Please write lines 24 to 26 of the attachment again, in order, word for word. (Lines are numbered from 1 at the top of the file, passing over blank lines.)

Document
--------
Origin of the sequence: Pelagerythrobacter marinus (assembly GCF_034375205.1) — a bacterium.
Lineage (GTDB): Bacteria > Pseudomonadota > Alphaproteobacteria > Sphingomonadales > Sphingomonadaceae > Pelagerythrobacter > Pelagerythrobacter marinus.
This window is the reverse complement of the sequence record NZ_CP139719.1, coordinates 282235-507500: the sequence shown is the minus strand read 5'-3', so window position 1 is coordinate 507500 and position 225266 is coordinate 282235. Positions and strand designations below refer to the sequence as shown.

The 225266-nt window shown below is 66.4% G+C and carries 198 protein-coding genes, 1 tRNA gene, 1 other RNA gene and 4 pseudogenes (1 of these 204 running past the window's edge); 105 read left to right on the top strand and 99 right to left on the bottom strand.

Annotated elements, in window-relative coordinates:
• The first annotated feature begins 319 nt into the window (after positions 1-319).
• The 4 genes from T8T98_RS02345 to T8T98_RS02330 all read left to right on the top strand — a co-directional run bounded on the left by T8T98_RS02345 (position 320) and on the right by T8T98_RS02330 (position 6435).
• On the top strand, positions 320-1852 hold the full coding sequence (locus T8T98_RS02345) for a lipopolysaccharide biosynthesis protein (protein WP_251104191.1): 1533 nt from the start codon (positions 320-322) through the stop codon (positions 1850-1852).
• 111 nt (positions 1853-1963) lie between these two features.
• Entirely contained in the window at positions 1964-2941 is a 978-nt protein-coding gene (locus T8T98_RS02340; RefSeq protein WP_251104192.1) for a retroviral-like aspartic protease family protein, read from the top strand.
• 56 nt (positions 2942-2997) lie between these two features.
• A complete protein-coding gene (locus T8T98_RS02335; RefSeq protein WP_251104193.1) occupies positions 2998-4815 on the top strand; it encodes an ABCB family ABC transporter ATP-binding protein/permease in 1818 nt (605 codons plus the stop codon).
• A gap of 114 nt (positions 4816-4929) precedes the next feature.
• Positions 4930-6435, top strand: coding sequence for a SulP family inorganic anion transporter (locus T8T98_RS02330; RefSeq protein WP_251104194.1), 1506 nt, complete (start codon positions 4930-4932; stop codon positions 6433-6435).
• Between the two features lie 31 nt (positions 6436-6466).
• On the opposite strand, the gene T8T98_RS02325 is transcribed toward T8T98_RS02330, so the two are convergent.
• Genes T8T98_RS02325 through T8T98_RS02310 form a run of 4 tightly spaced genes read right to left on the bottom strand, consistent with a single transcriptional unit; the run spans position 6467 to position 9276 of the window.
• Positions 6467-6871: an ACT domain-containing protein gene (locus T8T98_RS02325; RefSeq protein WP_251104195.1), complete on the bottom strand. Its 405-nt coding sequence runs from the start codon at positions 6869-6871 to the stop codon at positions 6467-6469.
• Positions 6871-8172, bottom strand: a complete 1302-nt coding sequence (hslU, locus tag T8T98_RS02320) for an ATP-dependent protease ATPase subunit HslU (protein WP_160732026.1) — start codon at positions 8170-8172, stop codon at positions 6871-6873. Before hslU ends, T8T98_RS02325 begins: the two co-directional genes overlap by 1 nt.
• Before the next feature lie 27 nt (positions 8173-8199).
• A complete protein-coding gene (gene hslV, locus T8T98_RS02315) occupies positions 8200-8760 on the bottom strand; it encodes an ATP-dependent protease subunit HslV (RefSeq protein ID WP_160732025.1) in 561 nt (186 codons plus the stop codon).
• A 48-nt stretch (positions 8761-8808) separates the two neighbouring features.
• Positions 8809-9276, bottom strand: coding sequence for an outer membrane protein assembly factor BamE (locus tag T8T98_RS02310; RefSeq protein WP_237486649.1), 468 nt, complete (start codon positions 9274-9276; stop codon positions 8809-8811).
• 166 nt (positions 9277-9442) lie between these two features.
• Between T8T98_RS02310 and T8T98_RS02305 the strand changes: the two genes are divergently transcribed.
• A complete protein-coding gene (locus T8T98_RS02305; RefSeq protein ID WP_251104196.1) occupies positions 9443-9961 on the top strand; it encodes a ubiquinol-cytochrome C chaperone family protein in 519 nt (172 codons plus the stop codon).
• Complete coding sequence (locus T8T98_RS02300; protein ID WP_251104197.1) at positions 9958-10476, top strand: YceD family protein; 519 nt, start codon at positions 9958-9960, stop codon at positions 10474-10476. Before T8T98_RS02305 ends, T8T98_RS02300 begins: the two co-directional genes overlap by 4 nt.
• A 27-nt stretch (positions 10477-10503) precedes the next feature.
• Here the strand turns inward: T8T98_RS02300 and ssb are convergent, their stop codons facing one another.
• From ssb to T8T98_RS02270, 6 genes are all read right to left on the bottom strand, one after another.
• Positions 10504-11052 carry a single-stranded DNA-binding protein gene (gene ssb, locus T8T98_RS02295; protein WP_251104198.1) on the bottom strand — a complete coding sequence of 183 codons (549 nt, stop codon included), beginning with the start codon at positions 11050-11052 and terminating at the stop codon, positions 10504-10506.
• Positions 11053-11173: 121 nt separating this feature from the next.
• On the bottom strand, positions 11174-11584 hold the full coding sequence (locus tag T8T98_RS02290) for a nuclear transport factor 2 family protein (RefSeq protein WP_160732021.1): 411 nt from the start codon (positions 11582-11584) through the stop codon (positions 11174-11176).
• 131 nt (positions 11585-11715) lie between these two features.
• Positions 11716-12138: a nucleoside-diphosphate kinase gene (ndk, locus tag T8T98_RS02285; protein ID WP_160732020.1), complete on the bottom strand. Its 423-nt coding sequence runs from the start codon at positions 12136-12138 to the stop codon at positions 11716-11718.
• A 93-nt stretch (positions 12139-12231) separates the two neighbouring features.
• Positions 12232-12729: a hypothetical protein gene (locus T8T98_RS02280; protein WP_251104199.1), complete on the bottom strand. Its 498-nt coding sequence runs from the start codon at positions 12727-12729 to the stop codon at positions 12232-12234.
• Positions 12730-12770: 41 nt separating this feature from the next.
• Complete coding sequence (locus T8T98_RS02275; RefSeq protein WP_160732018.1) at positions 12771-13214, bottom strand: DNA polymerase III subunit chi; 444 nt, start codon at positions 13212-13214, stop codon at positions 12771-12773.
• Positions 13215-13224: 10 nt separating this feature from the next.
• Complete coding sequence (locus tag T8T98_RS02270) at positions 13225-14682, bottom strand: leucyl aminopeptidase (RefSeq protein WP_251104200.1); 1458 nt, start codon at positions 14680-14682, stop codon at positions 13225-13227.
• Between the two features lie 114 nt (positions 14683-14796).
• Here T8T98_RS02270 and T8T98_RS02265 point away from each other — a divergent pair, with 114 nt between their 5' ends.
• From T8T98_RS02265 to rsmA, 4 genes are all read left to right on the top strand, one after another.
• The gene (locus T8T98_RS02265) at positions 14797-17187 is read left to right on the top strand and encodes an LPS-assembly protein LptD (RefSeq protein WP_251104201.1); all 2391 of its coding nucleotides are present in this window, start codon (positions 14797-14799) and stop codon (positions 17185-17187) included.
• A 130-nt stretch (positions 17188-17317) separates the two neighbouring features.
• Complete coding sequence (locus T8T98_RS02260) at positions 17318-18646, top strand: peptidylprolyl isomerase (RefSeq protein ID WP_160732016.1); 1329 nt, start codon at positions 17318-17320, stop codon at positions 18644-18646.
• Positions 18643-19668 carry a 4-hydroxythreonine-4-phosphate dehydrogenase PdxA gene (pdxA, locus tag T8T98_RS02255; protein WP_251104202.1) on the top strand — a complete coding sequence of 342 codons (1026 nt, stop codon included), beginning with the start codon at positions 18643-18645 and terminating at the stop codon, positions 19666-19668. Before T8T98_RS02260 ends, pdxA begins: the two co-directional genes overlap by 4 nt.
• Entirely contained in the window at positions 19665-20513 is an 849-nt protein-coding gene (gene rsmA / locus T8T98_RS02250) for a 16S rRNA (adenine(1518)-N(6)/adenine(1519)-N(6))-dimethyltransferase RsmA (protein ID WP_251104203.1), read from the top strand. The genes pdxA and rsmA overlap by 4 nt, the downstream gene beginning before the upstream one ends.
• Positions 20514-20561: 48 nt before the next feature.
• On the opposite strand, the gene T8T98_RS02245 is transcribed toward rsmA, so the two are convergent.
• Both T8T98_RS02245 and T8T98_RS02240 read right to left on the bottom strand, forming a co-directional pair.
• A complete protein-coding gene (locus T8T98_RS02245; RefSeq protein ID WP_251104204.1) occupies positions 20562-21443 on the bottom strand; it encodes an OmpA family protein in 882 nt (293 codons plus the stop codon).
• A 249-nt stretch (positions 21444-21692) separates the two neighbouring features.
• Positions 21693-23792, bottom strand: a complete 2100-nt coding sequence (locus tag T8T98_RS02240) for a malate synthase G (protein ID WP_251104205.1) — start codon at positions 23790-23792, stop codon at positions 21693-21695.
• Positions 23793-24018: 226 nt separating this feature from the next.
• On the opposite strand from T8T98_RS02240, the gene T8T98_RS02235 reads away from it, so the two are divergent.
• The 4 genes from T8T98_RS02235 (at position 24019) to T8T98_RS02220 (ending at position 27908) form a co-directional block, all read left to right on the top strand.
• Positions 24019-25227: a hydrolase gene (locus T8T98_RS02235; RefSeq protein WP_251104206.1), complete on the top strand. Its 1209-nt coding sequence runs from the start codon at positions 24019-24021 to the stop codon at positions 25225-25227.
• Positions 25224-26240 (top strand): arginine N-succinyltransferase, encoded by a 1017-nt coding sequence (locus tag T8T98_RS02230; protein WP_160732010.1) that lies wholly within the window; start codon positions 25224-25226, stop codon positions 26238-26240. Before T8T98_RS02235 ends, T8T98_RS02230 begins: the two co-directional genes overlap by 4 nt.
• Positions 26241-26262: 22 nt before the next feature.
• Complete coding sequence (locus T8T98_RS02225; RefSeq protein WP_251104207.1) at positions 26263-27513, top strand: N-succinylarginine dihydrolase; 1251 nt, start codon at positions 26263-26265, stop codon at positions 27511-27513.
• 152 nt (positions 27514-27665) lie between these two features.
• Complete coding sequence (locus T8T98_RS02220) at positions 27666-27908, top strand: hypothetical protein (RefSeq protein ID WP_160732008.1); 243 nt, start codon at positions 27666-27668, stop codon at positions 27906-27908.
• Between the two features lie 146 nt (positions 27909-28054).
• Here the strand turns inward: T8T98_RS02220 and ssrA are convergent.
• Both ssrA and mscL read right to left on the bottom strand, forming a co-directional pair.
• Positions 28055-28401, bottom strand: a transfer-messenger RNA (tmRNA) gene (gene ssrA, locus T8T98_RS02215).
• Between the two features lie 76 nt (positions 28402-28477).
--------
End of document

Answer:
• 166 nt (positions 9277-9442) lie between these two features.
• Between T8T98_RS02310 and T8T98_RS02305 the strand changes: the two genes are divergently transcribed.
• A complete protein-coding gene (locus T8T98_RS02305; RefSeq protein ID WP_251104196.1) occupies positions 9443-9961 on the top strand; it encodes a ubiquinol-cytochrome C chaperone family protein in 519 nt (172 codons plus the stop codon).